The Egyptian government is unveiling a new strategy to deal with water stress; a law imposing charges on water for irrigation is also being considered, as the authorities plan to reduce water-intensive crops to preserve the Nile.
Egypt depends on the Nile for 85% of its water needs. Rice cultivation alone consumes more than 10 billion m3 of water each year, “more than one-sixth of the resource provided by the blue river in the North African country”, said Khaled Ghanem, professor of organic agriculture at Al-Azhar University in Egypt, in an article published by the organisation SciDev.Net in 2017. Other water-intensive crops in Egypt include sugar cane and bananas.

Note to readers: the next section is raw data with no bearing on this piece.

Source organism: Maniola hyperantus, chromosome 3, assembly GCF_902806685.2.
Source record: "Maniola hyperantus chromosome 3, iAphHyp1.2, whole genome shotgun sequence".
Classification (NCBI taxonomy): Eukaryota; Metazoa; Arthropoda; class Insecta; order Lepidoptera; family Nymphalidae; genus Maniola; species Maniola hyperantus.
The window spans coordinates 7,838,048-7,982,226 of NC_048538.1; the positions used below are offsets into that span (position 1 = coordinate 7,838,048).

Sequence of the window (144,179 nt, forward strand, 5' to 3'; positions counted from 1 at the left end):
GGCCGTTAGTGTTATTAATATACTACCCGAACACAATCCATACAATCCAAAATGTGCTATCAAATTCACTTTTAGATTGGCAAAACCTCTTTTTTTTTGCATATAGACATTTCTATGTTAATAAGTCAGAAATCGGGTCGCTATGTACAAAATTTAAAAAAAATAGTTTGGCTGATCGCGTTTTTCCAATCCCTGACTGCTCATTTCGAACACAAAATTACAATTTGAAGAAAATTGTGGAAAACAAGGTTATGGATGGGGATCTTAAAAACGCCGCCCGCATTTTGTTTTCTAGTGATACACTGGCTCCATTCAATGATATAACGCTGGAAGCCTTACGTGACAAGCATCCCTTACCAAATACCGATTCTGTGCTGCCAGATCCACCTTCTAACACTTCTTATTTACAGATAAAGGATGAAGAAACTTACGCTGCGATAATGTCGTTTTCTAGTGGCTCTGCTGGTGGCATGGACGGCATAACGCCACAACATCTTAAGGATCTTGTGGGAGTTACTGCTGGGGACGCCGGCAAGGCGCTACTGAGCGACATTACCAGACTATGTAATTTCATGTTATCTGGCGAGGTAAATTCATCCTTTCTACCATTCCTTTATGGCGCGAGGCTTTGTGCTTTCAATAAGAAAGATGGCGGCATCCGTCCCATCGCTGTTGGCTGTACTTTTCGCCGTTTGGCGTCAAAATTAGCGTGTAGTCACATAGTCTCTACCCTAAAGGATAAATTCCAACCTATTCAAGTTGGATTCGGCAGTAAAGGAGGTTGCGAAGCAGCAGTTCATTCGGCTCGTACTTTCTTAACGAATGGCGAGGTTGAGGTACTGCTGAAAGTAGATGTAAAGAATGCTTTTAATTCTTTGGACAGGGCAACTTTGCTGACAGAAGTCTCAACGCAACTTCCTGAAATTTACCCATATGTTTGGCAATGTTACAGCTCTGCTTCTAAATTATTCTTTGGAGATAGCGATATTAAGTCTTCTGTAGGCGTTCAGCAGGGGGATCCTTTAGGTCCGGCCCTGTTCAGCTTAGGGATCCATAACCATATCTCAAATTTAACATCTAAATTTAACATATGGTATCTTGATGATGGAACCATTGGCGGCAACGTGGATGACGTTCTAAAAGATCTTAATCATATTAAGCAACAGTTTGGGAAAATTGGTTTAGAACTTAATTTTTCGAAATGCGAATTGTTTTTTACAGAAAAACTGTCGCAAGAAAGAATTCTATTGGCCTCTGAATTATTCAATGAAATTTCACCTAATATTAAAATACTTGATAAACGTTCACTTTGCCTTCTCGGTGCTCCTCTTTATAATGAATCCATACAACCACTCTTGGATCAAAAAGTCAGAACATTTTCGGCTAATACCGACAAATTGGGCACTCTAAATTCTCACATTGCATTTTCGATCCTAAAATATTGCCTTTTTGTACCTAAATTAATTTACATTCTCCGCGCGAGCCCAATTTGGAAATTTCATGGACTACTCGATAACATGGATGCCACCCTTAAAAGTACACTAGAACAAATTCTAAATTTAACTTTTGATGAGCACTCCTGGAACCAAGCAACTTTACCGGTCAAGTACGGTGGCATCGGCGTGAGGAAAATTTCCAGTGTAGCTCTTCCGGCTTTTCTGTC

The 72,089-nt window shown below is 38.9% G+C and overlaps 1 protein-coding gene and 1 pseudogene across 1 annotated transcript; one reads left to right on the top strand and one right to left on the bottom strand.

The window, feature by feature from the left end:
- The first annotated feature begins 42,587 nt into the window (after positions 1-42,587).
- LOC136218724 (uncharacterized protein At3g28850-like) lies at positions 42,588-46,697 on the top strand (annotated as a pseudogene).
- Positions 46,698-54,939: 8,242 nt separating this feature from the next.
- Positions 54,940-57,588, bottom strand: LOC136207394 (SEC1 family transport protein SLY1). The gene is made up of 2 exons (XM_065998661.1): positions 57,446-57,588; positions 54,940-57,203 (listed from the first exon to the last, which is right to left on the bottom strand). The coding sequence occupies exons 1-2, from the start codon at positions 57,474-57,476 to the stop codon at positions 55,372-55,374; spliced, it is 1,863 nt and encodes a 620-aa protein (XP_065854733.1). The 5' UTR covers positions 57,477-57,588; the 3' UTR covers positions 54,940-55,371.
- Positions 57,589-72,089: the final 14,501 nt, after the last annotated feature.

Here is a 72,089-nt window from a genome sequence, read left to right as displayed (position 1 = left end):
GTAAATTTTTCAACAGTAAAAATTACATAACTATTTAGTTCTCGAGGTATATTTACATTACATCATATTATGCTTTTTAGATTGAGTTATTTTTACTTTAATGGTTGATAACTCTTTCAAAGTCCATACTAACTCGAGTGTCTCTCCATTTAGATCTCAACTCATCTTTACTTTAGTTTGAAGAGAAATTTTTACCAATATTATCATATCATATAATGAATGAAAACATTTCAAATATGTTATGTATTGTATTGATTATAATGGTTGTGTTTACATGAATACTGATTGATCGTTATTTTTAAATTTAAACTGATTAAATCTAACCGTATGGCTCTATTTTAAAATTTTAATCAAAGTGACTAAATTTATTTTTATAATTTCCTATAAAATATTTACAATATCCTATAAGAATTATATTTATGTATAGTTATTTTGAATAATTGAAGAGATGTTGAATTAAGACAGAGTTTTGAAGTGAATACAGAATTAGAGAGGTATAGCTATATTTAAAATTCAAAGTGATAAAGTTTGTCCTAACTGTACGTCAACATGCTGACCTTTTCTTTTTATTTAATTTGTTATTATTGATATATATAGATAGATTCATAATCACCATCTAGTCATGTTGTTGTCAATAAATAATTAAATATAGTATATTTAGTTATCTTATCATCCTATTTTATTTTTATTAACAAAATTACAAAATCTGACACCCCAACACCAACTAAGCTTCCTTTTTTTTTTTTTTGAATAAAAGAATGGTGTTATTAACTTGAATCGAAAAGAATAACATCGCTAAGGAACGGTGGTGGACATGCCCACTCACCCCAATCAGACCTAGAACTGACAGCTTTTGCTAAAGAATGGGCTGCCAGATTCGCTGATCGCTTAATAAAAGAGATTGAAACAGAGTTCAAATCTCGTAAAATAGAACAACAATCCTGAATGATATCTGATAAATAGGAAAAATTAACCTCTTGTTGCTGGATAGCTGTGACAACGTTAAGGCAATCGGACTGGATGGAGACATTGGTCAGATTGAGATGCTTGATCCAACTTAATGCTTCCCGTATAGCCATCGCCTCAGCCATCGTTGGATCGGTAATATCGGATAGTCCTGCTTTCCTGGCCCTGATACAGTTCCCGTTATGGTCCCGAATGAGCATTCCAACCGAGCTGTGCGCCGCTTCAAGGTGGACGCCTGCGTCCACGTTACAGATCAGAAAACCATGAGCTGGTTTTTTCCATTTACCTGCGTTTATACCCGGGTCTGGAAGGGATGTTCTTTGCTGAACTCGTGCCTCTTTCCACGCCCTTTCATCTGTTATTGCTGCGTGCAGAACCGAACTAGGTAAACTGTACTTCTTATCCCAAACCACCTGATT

On average, the Nile provides Egypt with 55.5 billion m3 of water per year. However, the country is unable to meet the demand of its more than 100 million inhabitants. Egypt needs an additional 30 billion m3 of water.
The government plans to promote water-efficient crops (fruits, vegetables, etc.) over water-intensive crops such as rice, which was grown on more than 445,154 hectares in 2019 in Egypt. In addition to the rationalisation of the Nile water, whose flow is clearly decreasing, the new strategy of the Egyptian government will also allow small farmers to cope with water stress. This phenomenon, which is gradually taking hold, is caused by climate change.
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